Evidence continues to accumulate for the presence and function of receptors for steroid hormones on the cell surface. The latest study, from Benten et al., demonstrates that testosterone causes increases in the intracellular concentration of calcium in a mouse macrophage cell line that appears to lack intracellular androgen receptors that produce the conventional transcriptional effects of the hormone. The effects of testosterone in these cells seems to be mediated by a receptor at the cell surface because testosterone coupled to bovine serum albumin also enhanced calcium mobilization. Inhibition of the action of testosterone by pertussis toxin and an inhibitor of phospholipase C indicates that a G protein-coupled receptor might be the membrane-localized target of testosterone in these cells. Whether testosterone's effects are physiologically relevant in macrophages remains unclear.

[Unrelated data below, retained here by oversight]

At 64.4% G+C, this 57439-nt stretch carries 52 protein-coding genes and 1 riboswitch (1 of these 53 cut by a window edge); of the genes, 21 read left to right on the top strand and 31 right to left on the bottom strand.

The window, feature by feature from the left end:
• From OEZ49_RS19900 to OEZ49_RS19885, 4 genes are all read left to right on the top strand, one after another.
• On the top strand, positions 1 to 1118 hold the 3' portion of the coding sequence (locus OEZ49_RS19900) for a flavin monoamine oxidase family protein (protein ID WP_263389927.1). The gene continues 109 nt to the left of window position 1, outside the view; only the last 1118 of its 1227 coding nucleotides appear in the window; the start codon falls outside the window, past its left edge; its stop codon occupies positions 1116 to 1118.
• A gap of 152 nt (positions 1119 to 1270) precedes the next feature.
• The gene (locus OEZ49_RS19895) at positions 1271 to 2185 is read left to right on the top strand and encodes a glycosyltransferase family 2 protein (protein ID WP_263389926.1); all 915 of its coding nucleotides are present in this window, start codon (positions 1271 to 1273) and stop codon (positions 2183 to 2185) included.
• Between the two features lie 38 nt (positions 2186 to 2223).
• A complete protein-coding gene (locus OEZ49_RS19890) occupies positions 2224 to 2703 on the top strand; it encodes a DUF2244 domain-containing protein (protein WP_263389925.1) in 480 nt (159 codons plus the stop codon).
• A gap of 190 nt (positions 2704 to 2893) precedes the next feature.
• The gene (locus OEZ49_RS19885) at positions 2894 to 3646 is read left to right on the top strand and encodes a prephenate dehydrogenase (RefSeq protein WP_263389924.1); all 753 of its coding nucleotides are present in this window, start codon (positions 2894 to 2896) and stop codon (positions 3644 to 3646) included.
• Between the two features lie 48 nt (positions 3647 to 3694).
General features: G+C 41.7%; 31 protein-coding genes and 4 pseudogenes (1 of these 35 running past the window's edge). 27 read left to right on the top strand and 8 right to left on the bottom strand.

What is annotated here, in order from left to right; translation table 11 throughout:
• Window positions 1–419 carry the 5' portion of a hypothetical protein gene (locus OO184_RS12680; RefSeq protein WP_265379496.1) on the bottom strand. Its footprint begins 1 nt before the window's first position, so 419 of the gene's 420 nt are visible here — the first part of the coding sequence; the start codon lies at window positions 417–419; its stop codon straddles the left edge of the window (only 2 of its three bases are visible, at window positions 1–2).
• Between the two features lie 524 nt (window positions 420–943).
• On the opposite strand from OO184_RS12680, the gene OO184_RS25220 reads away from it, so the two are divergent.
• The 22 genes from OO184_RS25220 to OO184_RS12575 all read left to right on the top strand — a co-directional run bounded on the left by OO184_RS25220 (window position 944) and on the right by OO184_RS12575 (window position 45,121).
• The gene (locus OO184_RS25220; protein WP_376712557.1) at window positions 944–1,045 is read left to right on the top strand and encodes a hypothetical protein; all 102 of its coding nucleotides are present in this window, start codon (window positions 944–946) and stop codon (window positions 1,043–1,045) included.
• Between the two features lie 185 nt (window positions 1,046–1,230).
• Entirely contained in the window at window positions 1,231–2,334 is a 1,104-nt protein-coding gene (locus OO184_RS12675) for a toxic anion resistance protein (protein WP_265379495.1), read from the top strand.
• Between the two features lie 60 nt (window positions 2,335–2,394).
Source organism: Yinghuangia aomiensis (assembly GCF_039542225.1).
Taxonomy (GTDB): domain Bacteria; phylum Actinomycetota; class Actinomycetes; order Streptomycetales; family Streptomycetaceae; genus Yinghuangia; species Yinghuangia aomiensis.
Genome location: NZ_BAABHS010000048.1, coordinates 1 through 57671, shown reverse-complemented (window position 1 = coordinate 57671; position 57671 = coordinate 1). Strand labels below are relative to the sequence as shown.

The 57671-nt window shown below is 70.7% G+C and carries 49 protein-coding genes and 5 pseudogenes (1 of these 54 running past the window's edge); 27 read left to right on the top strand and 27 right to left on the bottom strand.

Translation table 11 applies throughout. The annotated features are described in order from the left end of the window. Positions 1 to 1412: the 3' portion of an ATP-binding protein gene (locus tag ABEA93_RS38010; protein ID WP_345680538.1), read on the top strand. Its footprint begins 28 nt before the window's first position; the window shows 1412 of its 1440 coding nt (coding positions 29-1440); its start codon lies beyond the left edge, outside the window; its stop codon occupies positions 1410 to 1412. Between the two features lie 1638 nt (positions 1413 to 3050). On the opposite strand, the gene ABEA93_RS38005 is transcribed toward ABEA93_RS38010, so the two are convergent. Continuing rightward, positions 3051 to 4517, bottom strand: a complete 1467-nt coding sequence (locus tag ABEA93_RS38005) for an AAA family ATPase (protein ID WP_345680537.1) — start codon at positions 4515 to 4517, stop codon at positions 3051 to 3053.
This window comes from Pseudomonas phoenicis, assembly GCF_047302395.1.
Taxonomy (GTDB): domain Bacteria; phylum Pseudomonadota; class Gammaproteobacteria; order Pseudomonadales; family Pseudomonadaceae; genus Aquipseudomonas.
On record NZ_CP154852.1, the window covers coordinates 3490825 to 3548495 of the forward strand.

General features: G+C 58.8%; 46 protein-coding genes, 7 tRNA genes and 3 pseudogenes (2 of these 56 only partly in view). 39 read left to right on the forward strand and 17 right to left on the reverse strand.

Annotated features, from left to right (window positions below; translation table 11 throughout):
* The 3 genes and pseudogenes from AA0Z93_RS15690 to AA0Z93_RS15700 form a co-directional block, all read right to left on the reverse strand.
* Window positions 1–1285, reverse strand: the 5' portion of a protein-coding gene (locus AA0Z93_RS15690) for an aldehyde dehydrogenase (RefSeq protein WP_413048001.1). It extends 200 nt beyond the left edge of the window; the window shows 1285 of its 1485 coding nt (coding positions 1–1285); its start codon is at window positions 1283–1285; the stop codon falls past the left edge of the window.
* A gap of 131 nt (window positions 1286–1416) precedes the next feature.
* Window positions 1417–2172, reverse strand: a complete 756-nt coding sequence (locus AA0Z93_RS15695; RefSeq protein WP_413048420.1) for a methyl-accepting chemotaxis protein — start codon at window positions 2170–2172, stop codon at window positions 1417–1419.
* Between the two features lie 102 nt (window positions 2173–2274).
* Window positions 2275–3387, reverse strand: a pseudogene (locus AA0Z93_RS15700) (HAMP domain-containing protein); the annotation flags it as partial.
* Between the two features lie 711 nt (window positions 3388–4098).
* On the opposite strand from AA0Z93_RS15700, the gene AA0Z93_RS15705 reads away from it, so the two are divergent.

Benton, W.P. M., Lieberherr, M., Stamm, O., Wrehike, C., Guo, Z., and Wunderlich, F. (1999) Testosterone signaling through internalizable surface receptors in androgen receptor-free macrophages. Mol. Biol. Cell 10: 3113-3123. [Abstract] [Full Text]